About this book
This book is intended as a contribution to the foundations of the sciences of man, especially the social sciences. It has been argued with increasing frequency in recent years that the vocabulary of social science is to a large extent an action vocabulary and that any attempt to systematize concepts and establish bases for understanding in the field cannot, therefore, succeed unless it is firmly built on action theory. I think that these claims are sub stantially correct, but at the same time it seems to me that action theory, as it is relevant to social science, still awaits vital contributions from logic and philosophy. For example, it has often been said, rightly I believe, that situa tions in which two or more agents interact constitute the subject-matter of social science. But have we got an action theory which is rich enough or com prehensive enough to allow us to characterize the interaction situation? I think not. Once we have such a theory, however, we should be able to give an accurate account of central social phenomena and to articulate our concep tions about the nature of social reality. The conceptual scheme advanced in this book consists, in the first instance, of solutions to a number of characterization problems, i. e. problems which may be expressed by questions of the form "What is the nature of . . .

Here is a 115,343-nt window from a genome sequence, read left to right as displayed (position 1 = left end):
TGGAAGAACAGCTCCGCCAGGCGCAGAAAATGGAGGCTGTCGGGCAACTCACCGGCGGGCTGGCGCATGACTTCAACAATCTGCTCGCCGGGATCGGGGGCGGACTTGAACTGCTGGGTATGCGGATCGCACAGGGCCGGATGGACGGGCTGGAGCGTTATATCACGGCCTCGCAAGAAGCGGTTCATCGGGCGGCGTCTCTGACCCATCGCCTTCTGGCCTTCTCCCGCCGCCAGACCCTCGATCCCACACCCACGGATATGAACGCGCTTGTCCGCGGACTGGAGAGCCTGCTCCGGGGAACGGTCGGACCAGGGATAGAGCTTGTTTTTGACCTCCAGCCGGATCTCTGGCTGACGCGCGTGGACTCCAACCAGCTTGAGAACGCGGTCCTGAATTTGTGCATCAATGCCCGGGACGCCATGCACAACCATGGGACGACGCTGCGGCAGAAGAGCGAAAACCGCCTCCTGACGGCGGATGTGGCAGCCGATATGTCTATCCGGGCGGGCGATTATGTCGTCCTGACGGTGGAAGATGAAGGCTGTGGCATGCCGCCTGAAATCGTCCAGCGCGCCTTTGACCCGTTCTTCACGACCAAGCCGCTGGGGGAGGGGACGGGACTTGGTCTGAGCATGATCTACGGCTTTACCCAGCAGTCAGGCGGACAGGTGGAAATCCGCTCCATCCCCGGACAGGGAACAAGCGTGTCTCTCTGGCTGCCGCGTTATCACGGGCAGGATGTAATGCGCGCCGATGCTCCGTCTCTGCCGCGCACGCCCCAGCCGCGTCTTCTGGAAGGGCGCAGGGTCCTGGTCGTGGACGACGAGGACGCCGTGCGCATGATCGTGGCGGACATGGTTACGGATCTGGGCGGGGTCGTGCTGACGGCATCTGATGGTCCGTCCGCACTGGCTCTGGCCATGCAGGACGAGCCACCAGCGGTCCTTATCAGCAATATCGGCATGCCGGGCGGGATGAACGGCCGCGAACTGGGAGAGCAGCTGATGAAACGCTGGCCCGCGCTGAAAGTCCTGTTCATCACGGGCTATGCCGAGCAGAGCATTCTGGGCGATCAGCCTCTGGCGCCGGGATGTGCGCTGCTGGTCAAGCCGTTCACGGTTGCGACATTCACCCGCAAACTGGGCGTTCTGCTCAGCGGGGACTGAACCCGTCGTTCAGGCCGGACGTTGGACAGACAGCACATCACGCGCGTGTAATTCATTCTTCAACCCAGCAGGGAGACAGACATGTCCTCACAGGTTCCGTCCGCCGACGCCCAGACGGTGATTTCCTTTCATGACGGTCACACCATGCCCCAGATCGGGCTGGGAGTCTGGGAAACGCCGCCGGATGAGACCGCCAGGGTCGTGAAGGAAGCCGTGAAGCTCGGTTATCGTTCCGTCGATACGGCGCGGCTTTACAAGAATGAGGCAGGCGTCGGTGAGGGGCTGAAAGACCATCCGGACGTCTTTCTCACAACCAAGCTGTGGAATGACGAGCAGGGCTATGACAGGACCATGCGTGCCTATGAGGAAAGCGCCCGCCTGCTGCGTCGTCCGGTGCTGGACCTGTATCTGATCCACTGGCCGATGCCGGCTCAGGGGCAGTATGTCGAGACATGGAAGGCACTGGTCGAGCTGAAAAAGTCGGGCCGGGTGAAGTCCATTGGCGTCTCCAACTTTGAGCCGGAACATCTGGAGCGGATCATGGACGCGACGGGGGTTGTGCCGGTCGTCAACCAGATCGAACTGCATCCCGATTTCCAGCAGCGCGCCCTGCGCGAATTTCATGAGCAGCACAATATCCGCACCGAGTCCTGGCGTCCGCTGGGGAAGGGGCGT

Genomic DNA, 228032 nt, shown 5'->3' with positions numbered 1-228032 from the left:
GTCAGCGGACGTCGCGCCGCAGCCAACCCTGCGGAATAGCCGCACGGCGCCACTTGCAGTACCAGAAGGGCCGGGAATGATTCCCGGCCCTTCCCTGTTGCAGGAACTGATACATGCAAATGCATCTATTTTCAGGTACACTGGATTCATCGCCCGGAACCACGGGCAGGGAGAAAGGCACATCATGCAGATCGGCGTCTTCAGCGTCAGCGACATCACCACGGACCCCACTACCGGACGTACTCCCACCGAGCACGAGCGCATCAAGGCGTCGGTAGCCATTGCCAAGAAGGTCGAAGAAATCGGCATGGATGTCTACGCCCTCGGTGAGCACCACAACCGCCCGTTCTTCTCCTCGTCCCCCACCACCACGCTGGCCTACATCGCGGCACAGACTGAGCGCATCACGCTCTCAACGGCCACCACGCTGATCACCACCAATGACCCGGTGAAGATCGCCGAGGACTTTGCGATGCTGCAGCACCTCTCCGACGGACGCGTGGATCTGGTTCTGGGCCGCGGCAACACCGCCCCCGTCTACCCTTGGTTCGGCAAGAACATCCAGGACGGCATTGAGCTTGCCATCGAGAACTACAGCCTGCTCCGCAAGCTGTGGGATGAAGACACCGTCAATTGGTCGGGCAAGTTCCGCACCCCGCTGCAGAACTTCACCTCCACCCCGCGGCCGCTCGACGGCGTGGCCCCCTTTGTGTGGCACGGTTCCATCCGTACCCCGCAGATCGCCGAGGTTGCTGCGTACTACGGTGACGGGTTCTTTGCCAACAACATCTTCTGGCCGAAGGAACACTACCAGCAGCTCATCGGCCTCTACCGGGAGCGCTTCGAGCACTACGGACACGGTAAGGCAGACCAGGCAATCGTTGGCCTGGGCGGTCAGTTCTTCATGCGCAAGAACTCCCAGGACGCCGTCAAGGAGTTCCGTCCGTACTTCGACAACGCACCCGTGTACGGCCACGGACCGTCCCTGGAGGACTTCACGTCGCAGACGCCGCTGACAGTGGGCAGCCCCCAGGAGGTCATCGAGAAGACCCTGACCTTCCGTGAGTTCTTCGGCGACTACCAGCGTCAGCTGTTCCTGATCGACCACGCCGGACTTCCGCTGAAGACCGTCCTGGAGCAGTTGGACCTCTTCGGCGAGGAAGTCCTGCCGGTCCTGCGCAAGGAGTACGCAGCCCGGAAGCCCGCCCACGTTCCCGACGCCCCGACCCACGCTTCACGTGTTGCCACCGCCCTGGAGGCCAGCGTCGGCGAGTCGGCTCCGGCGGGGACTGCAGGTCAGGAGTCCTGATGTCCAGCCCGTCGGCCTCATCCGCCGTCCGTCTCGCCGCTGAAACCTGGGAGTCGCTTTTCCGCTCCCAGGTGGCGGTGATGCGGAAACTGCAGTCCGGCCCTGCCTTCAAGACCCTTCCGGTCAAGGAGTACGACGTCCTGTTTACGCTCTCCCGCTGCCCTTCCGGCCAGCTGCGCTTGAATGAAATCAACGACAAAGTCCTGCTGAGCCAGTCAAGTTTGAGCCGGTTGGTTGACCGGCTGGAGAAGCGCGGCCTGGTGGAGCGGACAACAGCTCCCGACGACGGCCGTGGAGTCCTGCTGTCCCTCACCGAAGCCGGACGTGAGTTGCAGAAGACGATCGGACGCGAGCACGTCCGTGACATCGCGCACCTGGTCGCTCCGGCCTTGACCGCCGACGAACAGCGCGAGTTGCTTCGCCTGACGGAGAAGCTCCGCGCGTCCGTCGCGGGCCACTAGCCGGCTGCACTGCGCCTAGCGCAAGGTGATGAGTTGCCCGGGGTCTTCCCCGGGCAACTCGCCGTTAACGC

15th century action theory concept dynamics foundation free will frequency intention knowledge logic nature philosophy science singular time